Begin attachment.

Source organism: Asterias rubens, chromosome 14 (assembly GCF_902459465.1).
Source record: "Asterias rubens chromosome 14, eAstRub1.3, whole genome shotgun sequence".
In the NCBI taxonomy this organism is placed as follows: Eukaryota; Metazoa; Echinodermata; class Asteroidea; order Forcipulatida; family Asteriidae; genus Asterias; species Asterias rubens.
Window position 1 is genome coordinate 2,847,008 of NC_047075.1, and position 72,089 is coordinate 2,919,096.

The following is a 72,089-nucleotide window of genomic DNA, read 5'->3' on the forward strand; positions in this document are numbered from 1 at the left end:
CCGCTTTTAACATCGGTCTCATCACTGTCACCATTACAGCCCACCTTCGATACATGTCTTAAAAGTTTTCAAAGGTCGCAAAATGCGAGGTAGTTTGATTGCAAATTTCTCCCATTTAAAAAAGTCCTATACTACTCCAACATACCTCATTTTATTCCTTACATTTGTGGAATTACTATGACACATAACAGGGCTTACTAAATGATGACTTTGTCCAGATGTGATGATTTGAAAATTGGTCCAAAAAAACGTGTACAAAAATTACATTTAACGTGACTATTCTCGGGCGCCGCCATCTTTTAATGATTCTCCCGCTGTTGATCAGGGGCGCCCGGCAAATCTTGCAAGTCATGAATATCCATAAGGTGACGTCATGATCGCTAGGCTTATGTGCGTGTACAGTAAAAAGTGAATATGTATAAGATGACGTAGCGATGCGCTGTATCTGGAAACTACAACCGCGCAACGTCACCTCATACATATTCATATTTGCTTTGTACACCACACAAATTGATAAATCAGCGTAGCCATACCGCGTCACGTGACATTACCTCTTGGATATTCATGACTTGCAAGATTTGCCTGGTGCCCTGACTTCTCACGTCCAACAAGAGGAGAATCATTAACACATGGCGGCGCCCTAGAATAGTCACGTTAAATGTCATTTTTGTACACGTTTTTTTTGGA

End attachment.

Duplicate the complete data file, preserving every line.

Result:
Source organism: Asterias rubens, chromosome 14 (assembly GCF_902459465.1).
Source record: "Asterias rubens chromosome 14, eAstRub1.3, whole genome shotgun sequence".
In the NCBI taxonomy this organism is placed as follows: Eukaryota; Metazoa; Echinodermata; class Asteroidea; order Forcipulatida; family Asteriidae; genus Asterias; species Asterias rubens.
Window position 1 is genome coordinate 2,847,008 of NC_047075.1, and position 72,089 is coordinate 2,919,096.

The following is a 72,089-nucleotide window of genomic DNA, read 5'->3' on the forward strand; positions in this document are numbered from 1 at the left end:
CCGCTTTTAACATCGGTCTCATCACTGTCACCATTACAGCCCACCTTCGATACATGTCTTAAAAGTTTTCAAAGGTCGCAAAATGCGAGGTAGTTTGATTGCAAATTTCTCCCATTTAAAAAAGTCCTATACTACTCCAACATACCTCATTTTATTCCTTACATTTGTGGAATTACTATGACACATAACAGGGCTTACTAAATGATGACTTTGTCCAGATGTGATGATTTGAAAATTGGTCCAAAAAAACGTGTACAAAAATTACATTTAACGTGACTATTCTCGGGCGCCGCCATCTTTTAATGATTCTCCCGCTGTTGATCAGGGGCGCCCGGCAAATCTTGCAAGTCATGAATATCCATAAGGTGACGTCATGATCGCTAGGCTTATGTGCGTGTACAGTAAAAAGTGAATATGTATAAGATGACGTAGCGATGCGCTGTATCTGGAAACTACAACCGCGCAACGTCACCTCATACATATTCATATTTGCTTTGTACACCACACAAATTGATAAATCAGCGTAGCCATACCGCGTCACGTGACATTACCTCTTGGATATTCATGACTTGCAAGATTTGCCTGGTGCCCTGACTTCTCACGTCCAACAAGAGGAGAATCATTAACACATGGCGGCGCCCTAGAATAGTCACGTTAAATGTCATTTTTGTACACGTTTTTTTTGGA